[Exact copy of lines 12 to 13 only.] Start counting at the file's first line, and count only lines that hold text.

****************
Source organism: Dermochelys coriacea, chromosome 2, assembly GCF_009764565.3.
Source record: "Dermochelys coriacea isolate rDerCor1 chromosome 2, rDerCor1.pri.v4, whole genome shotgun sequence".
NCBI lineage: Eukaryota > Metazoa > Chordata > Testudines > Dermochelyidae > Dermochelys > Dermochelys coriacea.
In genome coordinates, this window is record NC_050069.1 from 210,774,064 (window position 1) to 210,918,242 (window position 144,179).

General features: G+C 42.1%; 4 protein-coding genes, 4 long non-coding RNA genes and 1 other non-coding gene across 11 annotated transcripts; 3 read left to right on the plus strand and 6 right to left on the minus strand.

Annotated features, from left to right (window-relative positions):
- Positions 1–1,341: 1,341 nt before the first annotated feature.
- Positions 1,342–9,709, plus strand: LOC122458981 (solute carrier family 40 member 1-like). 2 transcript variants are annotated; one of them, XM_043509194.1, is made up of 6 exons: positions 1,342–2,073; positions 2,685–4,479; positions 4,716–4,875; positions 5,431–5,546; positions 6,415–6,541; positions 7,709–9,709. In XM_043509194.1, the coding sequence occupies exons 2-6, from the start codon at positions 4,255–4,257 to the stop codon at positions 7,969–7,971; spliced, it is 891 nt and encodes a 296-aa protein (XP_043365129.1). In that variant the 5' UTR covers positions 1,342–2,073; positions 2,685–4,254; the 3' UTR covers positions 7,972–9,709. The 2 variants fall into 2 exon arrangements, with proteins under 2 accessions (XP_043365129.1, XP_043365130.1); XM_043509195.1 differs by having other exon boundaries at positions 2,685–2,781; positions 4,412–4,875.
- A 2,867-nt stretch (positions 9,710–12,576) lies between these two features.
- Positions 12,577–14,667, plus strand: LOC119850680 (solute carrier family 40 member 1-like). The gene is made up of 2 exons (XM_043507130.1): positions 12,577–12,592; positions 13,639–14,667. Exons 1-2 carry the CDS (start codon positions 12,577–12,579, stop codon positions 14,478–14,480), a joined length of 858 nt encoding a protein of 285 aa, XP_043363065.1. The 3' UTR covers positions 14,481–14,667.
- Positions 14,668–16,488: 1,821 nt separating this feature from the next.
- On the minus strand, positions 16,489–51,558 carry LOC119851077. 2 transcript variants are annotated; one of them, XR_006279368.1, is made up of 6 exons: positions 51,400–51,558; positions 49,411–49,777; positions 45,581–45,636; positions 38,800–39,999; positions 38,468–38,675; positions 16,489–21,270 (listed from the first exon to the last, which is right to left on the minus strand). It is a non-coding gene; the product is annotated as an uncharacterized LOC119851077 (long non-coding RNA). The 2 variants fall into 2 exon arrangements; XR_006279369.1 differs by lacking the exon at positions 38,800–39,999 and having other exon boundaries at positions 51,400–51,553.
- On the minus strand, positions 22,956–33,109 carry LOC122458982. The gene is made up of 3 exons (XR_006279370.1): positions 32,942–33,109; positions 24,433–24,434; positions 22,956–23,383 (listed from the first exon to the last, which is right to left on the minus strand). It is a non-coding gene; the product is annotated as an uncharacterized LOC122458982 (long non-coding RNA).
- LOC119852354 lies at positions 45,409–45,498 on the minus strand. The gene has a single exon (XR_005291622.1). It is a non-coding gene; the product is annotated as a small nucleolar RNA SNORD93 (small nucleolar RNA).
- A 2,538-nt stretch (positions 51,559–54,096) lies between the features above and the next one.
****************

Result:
- On the minus strand, positions 16,489–51,558 carry LOC119851077. 2 transcript variants are annotated; one of them, XR_006279368.1, is made up of 6 exons: positions 51,400–51,558; positions 49,411–49,777; positions 45,581–45,636; positions 38,800–39,999; positions 38,468–38,675; positions 16,489–21,270 (listed from the first exon to the last, which is right to left on the minus strand). It is a non-coding gene; the product is annotated as an uncharacterized LOC119851077 (long non-coding RNA). The 2 variants fall into 2 exon arrangements; XR_006279369.1 differs by lacking the exon at positions 38,800–39,999 and having other exon boundaries at positions 51,400–51,553.
- On the minus strand, positions 22,956–33,109 carry LOC122458982. The gene is made up of 3 exons (XR_006279370.1): positions 32,942–33,109; positions 24,433–24,434; positions 22,956–23,383 (listed from the first exon to the last, which is right to left on the minus strand). It is a non-coding gene; the product is annotated as an uncharacterized LOC122458982 (long non-coding RNA).